SMYRNA   Loggerhead 
(Caretta caretta)
Admitted 6/30/98
Age 5-7 years
Stranding Date:  6/24/98
Released:          10/27/99
           Injuries 7/1/98
   Injuries as of 4/1/99
Ready for release 10/99
THE INJURY or ILLNESS: This sea turtle was found near the mouth of Wade Creek in Smyrna, NC.  The are injuries are consistent with boat propeller cuts.  The wounds run the length of the carapace on both sides of the spine.
The sea turtle was transported to the North Carolina State College of Veterinary Medicine.  Here the carapace and wounds were cleaned and dead tissue removed.  The spinal column had been nicked in one area.
    Initially, there was radiographic evidence of spinal cord trauma and it was thought the sea turtle was paralyzed from the injury. Euthanasia seemed the only option.   However after an observation period of about two days the turtle's flippers started to move.
The veterinary doctors and students then repaired the carapace. Dr. Denis Marcellin designed anapplied large orthopedic plates and two sets of stainless steel screws and wires to stabilize the carapace.  The hardware for such an undertaking, which runs about $1,000.00,  has been loaned to us by the College of Veterinary Medicine as well as donating all labor costs.
The KBSTRRC received this sea turtle 6/30/98.  The wounds are packed with gauze and then covered with 3 full sheets of Tegaderm, an artificial (human) skin.  The wounds need to be debrided every 3-4 days, flushed, repacked with gauze and covered with Tegaderm. Additionally the turtle received injections of Amikacin and Clindamycine.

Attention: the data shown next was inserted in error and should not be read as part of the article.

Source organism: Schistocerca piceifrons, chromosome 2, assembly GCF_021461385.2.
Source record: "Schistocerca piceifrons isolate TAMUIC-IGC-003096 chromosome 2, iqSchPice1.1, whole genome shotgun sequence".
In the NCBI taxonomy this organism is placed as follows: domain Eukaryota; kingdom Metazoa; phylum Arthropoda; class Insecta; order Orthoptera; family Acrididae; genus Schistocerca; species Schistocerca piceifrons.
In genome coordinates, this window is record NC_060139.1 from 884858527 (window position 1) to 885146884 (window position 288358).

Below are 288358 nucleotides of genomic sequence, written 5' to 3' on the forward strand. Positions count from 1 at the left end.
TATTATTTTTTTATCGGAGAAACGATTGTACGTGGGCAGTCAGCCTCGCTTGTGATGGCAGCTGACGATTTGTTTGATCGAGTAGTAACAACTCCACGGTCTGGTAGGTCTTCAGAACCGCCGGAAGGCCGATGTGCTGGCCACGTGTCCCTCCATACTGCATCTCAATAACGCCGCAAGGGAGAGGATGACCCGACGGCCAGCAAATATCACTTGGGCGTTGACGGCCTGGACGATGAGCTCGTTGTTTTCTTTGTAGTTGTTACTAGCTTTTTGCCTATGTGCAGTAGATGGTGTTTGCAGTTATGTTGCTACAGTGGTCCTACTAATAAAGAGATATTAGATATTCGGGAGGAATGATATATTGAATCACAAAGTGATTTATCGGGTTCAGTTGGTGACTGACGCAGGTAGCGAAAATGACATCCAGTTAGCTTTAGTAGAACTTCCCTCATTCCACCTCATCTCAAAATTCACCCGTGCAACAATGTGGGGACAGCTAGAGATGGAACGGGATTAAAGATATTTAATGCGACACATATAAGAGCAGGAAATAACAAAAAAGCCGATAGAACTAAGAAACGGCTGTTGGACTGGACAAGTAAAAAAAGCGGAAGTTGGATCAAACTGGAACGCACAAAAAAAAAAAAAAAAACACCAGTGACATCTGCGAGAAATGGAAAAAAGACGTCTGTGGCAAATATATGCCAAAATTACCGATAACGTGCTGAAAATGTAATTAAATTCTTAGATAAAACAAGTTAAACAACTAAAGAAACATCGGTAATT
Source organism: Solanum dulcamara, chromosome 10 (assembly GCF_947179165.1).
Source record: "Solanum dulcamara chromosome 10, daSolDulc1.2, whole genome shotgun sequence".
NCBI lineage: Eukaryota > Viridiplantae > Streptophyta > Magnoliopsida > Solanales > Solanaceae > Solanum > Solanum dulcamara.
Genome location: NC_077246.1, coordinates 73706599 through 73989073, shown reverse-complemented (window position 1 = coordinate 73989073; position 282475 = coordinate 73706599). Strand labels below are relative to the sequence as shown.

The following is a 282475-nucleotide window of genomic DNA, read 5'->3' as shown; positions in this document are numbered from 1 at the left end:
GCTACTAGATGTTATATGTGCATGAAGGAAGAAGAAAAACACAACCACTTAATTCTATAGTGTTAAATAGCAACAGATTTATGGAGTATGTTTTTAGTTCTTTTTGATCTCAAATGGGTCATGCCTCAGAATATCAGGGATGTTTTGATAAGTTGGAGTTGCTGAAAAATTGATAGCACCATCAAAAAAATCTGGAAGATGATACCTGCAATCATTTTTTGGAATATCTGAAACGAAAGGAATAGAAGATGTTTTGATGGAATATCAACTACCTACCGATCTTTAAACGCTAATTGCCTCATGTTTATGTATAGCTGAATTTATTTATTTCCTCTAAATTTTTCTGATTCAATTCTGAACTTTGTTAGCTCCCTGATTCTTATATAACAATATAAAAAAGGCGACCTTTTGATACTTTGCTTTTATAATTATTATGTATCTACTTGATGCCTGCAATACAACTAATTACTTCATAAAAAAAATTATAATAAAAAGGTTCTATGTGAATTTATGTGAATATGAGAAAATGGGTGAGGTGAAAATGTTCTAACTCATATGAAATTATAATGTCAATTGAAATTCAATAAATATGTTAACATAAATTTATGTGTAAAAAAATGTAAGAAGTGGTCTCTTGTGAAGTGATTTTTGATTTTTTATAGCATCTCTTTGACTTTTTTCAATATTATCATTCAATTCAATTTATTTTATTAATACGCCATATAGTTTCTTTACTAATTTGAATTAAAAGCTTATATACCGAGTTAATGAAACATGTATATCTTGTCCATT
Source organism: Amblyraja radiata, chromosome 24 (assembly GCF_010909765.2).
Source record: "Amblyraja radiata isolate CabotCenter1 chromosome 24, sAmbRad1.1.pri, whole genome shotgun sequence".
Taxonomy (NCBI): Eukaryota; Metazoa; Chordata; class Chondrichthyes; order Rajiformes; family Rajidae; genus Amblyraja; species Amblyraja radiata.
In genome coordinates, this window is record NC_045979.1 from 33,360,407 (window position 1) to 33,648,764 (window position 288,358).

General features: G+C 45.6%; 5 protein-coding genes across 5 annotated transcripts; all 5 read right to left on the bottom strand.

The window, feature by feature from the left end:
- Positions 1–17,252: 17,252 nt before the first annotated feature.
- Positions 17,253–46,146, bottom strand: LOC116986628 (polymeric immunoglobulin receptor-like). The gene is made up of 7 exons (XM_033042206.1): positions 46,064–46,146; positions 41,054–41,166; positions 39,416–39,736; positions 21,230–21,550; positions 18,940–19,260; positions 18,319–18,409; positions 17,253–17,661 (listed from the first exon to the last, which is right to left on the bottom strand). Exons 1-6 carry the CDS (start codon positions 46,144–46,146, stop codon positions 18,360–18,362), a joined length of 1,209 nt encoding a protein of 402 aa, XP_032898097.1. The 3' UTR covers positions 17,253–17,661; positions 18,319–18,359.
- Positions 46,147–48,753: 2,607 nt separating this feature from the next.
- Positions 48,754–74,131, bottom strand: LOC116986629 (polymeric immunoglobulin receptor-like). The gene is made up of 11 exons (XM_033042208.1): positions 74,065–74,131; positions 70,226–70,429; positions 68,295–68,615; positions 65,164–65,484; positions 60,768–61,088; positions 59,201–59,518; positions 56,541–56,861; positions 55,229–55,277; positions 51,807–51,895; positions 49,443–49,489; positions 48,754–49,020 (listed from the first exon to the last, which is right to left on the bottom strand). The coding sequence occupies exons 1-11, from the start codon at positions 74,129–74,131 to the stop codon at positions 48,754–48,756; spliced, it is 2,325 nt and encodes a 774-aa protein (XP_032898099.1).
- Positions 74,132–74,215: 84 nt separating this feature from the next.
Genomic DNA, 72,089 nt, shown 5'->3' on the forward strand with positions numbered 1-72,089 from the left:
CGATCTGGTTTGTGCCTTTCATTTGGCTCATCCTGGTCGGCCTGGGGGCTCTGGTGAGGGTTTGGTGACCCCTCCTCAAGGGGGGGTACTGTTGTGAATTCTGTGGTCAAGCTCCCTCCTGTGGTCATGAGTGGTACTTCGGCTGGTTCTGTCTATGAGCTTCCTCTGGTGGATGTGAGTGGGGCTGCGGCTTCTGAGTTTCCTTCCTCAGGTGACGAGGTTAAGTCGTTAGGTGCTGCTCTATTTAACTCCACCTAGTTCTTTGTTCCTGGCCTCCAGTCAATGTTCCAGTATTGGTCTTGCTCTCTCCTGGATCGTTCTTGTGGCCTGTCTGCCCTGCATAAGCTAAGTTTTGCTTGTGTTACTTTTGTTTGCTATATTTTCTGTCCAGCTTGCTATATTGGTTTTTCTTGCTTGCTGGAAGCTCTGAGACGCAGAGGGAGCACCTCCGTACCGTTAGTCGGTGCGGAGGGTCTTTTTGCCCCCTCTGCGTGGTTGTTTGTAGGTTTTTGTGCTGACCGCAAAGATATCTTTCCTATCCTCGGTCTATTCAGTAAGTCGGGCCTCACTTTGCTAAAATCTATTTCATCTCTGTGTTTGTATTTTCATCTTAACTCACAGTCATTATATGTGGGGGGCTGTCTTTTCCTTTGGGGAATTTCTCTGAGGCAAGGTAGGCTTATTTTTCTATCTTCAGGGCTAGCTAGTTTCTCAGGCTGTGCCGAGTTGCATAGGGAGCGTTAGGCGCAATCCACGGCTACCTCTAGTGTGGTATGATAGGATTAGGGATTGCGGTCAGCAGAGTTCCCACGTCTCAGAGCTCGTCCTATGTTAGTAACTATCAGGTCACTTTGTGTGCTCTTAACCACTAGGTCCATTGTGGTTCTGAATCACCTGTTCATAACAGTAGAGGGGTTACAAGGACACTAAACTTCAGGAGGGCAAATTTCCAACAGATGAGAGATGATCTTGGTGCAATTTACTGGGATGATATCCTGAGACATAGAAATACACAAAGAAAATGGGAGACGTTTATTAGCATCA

THE PROGNOSIS: Smyrna is now able to be fully submerged in water to her great delight.  She continues to move her flippers.  She is eating on her own.  The ability of the sea turtles to heal from these grotesque wounds is amazing.  But the recovery has only just begun.  There are more steps to be taken before we can be sure everything is functioning as it should.
Smyrna is a very peppy sea turtle.  She endured the wound debridement like the trooper she is.  The wounds continue to heal.
UPDATE  4/99
Each week Smyrna's wounds are cleaned and debrided.  Each week we marvel at the healing process.  This month we were able to remove the large plates which initially held the injured carpace in place.
click on image below for enlargement
All hands on deck         Ready to remove plates and 18 screws              Plates removed     Holes and indentations from plates
UPDATE  10/20/99
The good doctors and students form the NCSU College of Veterinary medicine pay a visit.  Smyrna gets the pre-release once over:  Blood draw, pit tags, weights and measures.
RELEASE  10/27/99
 Smyrna was released on a gorgeous sunny warm day, along with
Windy, Bettie and JR.
Smyrna parts crowd while volunteers give her a lift to the water.

Happy Camper in the water 4/99
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